Are you being harassed by creditors? Are they threatening to file lawsuits against you for unpaid debts? Are you worried about losing your car or home? Have they already begun garnishing your wages?
The reality of modern Americans is that financial troubles can happen at any time to anyone. It is not a character problem or a personal failing. It is a result of an unstable job market, impossibly high medical bills, divorce, or serious injury.
If you’re struggling to make ends meet, bankruptcy provides one way to stabilize your finances. Below, we’ll discuss a few of the options, how they work, and how they can benefit you.
Chapter 7 bankruptcy is also known as liquidation bankruptcy. Essentially, your debts are discharged and, if you have any valuable assets, they could be liquidated to repay your creditors. In most cases, creditors find nothing to liquidate. Those filing for Chapter 7 can also protect some of their assets up to a certain amount.
At the end of a Chapter 7 bankruptcy, all unsecured debts like medical debt or credit card debt can be discharged entirely, and you can begin again without that debt hanging over your head. The trade-off is that your credit may take a hit and the bankruptcy will show up your credit report for the next ten years. But you can rebuild your credit after bankruptcy and your credit was likely not in a good place prior to filing for bankruptcy.
Chapter 13 bankruptcy is known as reorganization bankruptcy. You and your bankruptcy attorney organize all of your debts and propose a repayment plan to the court. Secured debts, back taxes, and child or spousal support arrearages get the highest priority. Unsecured debts are the lowest priority. At least part of these debts can be discharged at the end of your bankruptcy.
The payments are made monthly over a three- or five-year period and at the end of the bankruptcy, your debts will be considered resolved. Chapter 13 bankruptcy incurs less of a hit to your credit score more of your debts are being paid off, and the bankruptcy only stays on your credit report for 7 years as opposed to 10.
If a creditor successfully sues you and gains a judgment against you in court, they can begin taking more aggressive means to collect the debt. One of the tactics they can use is the garnishment of your wages. In this case, they notify your employer that you have an outstanding debt and that you owe a specific amount of money to them. Your employer must comply with a request for garnishment. They’ll withhold some of your wages to repay your creditor until the debt is paid in full.
For obvious reasons, this is not ideal. Not only do want the full value of your wages, but you don’t want your employer to know about your financial problems. The best course of action is usually to file for bankruptcy before the creditor has a chance to get a judgment against you.
Creditors can also place liens on your real estate or levy your bank account in the amount of the unpaid debt.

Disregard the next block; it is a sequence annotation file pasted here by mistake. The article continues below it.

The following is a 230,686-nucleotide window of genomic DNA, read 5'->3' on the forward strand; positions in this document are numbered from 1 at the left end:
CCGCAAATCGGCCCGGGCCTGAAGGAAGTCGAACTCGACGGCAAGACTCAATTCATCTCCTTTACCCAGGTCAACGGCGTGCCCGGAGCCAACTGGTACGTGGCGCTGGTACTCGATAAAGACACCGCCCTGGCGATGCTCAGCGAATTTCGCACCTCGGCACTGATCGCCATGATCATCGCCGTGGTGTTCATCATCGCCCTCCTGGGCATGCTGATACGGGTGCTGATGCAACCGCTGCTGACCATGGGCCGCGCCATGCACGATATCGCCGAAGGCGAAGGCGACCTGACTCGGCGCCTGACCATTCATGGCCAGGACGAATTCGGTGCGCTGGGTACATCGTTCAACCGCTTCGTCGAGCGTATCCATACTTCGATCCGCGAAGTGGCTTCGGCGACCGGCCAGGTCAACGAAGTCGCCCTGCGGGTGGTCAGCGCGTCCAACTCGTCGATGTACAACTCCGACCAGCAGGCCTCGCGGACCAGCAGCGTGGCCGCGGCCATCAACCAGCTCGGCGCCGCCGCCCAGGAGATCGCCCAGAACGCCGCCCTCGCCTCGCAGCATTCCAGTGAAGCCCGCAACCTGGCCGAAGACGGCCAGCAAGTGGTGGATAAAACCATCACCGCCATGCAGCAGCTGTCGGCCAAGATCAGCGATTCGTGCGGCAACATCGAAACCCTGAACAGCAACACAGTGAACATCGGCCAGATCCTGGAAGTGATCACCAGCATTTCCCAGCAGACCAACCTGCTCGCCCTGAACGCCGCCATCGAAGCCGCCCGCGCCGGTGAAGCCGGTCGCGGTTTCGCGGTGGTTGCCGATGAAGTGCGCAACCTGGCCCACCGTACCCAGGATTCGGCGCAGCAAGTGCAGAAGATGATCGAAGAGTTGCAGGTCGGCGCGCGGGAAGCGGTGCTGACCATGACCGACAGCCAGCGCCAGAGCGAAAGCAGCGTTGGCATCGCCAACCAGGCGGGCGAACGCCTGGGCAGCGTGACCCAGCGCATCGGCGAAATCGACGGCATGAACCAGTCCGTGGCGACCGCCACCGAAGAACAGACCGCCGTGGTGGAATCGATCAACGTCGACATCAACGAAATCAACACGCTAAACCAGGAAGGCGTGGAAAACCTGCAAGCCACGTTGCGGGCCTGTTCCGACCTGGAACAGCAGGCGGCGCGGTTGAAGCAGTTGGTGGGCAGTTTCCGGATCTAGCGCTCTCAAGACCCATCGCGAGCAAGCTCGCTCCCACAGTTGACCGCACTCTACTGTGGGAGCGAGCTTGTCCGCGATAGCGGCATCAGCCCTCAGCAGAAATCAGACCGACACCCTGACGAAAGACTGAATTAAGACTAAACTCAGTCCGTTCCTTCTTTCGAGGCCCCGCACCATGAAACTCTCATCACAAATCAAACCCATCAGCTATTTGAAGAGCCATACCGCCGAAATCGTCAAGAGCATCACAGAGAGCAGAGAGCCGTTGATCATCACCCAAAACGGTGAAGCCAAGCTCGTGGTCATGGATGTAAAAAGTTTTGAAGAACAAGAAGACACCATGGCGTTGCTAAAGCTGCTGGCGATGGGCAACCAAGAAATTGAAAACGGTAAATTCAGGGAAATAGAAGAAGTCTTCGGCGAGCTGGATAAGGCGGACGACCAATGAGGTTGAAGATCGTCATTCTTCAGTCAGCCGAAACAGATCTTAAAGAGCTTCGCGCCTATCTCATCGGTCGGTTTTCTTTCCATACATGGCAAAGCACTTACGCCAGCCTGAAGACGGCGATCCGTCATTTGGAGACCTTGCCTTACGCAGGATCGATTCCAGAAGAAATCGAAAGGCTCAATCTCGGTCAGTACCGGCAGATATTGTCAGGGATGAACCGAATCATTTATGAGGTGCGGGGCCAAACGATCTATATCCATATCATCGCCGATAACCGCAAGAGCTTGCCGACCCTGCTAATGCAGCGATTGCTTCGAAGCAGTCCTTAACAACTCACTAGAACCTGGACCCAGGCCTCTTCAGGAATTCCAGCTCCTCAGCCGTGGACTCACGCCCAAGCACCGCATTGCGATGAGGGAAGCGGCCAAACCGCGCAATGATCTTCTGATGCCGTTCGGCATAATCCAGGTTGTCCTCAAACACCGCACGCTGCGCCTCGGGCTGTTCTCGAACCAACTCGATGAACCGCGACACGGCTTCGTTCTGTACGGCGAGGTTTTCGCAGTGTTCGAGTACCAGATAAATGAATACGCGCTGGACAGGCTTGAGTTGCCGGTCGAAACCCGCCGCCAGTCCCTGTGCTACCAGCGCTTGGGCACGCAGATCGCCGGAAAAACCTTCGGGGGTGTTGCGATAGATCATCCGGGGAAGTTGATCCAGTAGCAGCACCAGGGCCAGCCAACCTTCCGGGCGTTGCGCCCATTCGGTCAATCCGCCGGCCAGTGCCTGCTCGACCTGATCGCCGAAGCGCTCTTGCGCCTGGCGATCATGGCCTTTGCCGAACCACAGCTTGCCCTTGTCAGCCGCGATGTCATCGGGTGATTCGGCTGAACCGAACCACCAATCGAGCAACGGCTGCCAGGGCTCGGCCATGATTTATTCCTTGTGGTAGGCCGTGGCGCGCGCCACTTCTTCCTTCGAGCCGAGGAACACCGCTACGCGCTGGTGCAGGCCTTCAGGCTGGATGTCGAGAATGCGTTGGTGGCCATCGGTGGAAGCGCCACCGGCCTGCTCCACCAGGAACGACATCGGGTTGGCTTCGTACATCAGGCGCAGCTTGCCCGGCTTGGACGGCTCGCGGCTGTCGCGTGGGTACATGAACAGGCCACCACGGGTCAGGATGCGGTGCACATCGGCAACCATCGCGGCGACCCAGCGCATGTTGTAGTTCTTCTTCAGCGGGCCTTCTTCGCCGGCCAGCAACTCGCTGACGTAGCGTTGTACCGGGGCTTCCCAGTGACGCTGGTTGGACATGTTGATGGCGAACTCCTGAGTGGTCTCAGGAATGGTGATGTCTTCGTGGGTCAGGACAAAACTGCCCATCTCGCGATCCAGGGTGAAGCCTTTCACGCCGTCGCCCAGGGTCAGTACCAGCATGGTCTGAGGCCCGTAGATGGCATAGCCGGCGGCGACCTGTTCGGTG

If you’ve gotten behind on your mortgage, your lender may be trying to push you out of your own home. But once you file for bankruptcy, all creditor actions against you must cease immediately. This is known as the automatic stay. While this may buy you some time, it’s not enough to stop a foreclosure. Chapter 13 bankruptcy can, however.
Chapter 13 allows you to pay back the arrearages while keeping up with your monthly mortgage payments. Other debts may be rolled into your repayment plan, but you may not have to repay all your debts in full.
If there is a second mortgage on your home (a Home Equity Line of Credit), you may be able to strip the HELOC entirely or roll the payments into your Chapter 13.
The Tom Butcher Law Office, LLC can help you save your home from foreclosure.
If you’re behind on your car payments and the dealer is has sent notice that they intend to repossess the vehicle, you can prevent a repossession by filing for bankruptcy. However, only a Chapter 13 bankruptcy offers the option of saving your car from repossession. The automatic stay will delay the repossession, and Chapter 13 bankruptcy will give you the option of repaying the arrearages and allowing you to keep your car.
If you’re worried about a car repossession, call Butcher Law Office, LLC today and ask how Tom can help.
If you’re being harassed by debt collectors, there are ways of dealing with that. While some collections agencies only make annoying phone calls, others have lawyers on hand who can file lawsuits against you.
The first thing you want to do is to make sure that the debt is still valid. Chances are, if the debt is not showing up on your credit report, that’s because the statute of limitations has lapsed on the debt. If that’s the case, do not make any payment (even a small one) as that will revive the debt and cause the statute of limitations to begin ticking down again.
If the debt is still valid, there’s a chance that the creditor can file a lawsuit against you. If that’s the case, then you want to move quicker than they do. Once they gain a judgment, they can place a lien on your home, garnish your wages, or levy your bank account.
If you’re worried about creditor harassment, call Butcher Law Office, LLC today and talk to Tom. We can help determine how you should respond to the debt.
If you’re wondering how bankruptcy can help you, Butcher Law Office offers a free hour-long consultation to determine if bankruptcy is the right choice for you. Call us today and schedule your free consultation.
The information you obtain at this site is not, nor is it intended to be, legal advice. You should consult an attorney for advice regarding your individual situation. Contacting us does not create an attorney-client relationship.